School’s (not) out!

Published 10:44 pm Tuesday, July 12, 2011

Remedial reading teacher Heather Howell and her remedial reading summer school students use their fingers to “tap” out the sounds in words written on the board to ensure they are spelled correctly. The students are rising sixth-graders who are attending the summer school course to enhance their reading skills before they start middle school in September.

Summer for Maya Gibbs isn’t going to be the two and a half months filled with visits to the pool and hours of watching TV that it is for most kids her age.

Instead, the rising sixth-grader is spending a good portion of her vacation in a classroom at King’s Fork Middle School brushing up on reading and spelling.

But Gibbs isn’t alone; she is one of about 400 students enrolled in the summer school program in Suffolk this summer.

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Summer school programs offer students the chance to earn promotion to the next grade by retaking core subjects they failed during the year and it gives them the opportunity to receive remediation in the subjects where they struggle.

Gibbs is enrolled in a remedial reading course, and she said she is enjoying her summer even though she isn’t soaking up much sun.

Summer school, she explained, is helping her prepare for her first year of middle school.

“It’s good, because I’m learning the way you learn in sixth grade,” she said.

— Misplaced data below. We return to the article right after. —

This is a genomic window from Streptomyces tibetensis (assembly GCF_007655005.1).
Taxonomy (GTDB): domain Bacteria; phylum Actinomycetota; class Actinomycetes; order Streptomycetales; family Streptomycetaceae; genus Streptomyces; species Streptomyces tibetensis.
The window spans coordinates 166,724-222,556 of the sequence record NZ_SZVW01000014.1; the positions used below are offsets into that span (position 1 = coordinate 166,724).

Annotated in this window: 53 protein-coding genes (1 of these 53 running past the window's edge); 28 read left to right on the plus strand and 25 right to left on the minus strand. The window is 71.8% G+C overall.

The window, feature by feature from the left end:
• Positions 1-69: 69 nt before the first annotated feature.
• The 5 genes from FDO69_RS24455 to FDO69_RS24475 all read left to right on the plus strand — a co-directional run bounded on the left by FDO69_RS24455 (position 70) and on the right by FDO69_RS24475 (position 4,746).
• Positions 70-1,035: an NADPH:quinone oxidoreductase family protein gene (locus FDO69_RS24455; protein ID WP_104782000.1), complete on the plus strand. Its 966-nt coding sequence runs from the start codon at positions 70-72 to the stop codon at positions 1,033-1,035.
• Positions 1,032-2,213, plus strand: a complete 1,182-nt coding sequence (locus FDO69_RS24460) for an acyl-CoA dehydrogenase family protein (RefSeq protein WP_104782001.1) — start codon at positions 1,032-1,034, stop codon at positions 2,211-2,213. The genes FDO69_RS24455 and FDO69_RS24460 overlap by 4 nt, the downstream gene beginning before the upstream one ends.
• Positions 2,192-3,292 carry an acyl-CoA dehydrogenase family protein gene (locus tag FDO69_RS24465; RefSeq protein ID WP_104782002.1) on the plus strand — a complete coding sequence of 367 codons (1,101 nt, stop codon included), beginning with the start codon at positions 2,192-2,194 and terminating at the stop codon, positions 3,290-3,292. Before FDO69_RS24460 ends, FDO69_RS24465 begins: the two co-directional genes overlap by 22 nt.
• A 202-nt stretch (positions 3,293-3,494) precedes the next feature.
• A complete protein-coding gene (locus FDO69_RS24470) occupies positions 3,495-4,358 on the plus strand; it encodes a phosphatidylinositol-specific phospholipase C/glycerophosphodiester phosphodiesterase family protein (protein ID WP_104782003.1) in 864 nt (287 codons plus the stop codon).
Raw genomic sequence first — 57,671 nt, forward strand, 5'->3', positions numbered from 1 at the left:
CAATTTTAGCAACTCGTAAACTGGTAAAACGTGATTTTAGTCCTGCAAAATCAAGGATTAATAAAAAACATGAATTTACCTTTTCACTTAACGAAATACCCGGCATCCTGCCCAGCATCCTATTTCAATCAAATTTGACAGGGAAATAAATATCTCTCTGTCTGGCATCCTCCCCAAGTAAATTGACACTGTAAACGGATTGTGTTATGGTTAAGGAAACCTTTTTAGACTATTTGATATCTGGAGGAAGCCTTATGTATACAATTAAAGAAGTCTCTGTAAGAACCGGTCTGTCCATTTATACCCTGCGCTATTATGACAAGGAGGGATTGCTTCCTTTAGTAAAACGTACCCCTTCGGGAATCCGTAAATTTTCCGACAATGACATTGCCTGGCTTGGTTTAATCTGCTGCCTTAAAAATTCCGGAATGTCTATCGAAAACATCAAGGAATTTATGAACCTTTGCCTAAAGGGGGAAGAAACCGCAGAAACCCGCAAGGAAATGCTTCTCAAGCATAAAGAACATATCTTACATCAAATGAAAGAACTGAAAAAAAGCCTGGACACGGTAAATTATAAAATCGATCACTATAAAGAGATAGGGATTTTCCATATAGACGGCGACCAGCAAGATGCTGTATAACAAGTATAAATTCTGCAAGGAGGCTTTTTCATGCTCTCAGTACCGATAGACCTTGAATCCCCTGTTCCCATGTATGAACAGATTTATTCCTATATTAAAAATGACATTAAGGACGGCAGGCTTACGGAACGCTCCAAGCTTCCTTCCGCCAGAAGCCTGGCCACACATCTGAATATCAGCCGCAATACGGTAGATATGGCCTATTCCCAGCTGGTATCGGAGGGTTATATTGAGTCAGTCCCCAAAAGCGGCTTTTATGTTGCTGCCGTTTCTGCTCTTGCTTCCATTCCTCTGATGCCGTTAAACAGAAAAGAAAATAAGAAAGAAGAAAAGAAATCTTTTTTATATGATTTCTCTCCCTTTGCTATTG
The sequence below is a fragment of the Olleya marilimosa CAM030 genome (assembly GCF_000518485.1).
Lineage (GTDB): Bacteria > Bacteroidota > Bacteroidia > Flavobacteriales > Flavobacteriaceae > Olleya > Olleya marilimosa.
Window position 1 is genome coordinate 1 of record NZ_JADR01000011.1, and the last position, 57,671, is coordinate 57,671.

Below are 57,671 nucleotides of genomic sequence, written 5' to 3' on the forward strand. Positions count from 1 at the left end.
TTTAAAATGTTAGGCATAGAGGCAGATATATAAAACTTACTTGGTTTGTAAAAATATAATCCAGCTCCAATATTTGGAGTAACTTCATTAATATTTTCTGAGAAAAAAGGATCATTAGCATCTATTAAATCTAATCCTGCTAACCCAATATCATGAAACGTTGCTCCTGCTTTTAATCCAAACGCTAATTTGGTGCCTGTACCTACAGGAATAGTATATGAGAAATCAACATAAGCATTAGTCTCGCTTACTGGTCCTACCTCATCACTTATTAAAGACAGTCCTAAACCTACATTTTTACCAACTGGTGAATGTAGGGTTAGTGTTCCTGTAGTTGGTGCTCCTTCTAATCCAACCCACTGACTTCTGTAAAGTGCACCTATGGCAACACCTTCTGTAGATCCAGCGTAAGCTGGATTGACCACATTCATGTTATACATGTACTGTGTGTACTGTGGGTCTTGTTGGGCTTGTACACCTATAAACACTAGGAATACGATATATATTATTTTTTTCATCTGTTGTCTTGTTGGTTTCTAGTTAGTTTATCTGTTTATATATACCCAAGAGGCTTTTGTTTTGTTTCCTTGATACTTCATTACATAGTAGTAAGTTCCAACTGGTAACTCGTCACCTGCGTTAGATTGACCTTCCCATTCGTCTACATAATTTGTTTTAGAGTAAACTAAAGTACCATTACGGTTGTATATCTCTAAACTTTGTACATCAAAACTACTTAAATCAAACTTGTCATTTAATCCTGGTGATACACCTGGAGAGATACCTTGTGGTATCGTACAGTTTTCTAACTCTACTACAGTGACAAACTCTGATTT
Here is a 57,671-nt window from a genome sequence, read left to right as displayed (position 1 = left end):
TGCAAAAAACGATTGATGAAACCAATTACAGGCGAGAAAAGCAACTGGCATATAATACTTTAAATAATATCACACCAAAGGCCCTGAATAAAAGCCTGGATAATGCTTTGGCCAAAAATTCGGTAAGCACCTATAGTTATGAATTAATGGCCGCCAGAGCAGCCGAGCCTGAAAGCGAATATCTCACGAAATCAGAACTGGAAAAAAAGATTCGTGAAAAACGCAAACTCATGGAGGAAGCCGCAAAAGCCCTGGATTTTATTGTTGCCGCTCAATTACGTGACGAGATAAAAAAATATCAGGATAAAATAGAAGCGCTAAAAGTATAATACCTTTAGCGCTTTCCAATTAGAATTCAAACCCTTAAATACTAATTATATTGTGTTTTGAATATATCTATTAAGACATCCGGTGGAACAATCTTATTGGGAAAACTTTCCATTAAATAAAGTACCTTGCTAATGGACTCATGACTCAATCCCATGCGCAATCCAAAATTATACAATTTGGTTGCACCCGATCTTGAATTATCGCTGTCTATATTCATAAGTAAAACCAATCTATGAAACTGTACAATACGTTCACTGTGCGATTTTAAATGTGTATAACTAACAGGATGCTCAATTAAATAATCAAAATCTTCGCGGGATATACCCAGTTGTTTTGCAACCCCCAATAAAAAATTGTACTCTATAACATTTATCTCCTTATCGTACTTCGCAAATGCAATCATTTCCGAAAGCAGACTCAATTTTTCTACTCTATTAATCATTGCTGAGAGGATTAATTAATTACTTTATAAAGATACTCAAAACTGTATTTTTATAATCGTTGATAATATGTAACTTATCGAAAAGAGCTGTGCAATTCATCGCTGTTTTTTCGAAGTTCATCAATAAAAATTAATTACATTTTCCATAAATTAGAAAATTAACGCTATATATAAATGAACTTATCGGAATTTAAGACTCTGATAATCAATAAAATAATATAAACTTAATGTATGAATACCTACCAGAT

In addition to the middle school summer program, there are also programs for high and elementary school students.

King’s Fork hosts the middle school program, Lakeland is home to the high school program and the elementary programs take place at Kilby Shores and Mack Benn Jr. elementary schools.

Students report to class Monday through Thursday for about four hours each day.

John Yeates assistant principal Shawn Green said he thinks once students hear the schedule, summer school doesn’t seem like such a burden.

“I think the schedule is a help for students who think it’s a drag,” he said. “They figure they can handle half a day, Monday through Thursday.”

Additionally, Green said, the teachers who sign up to teach summer school work to include fun activities to engage the students.

“I feel like the teachers do a good job at keeping it upbeat,” he said.

Heather Howell, who teaches the remedial reading class Gibbs is taking, said keeping the kids’ attention is especially important in summer school.

Howell uses games like charades and Go Fish to make the lessons more fun and to help the students absorb the material.

This is the first year Howell has taught summer school, and it’s also the first time a remedial reading program for rising sixth graders has been offered.

The summer program should be a great opportunity for participants to get used to the middle-school setting, she said.

Danielle Eaton, another of Howell’s students, said she thinks summer school is going to make her a better student next year.

Howell said summer school makes a big difference in the education of students who need extra help because gaps in instruction can cause regression.

“For kids who have trouble, at the beginning of the school year, they are working double time,” she said.

The elementary and middle summer school students will finish their programs July 28 and will have about a month before they are back in school.

The high schoolers will be close behind, with their summer school ending the first week of August.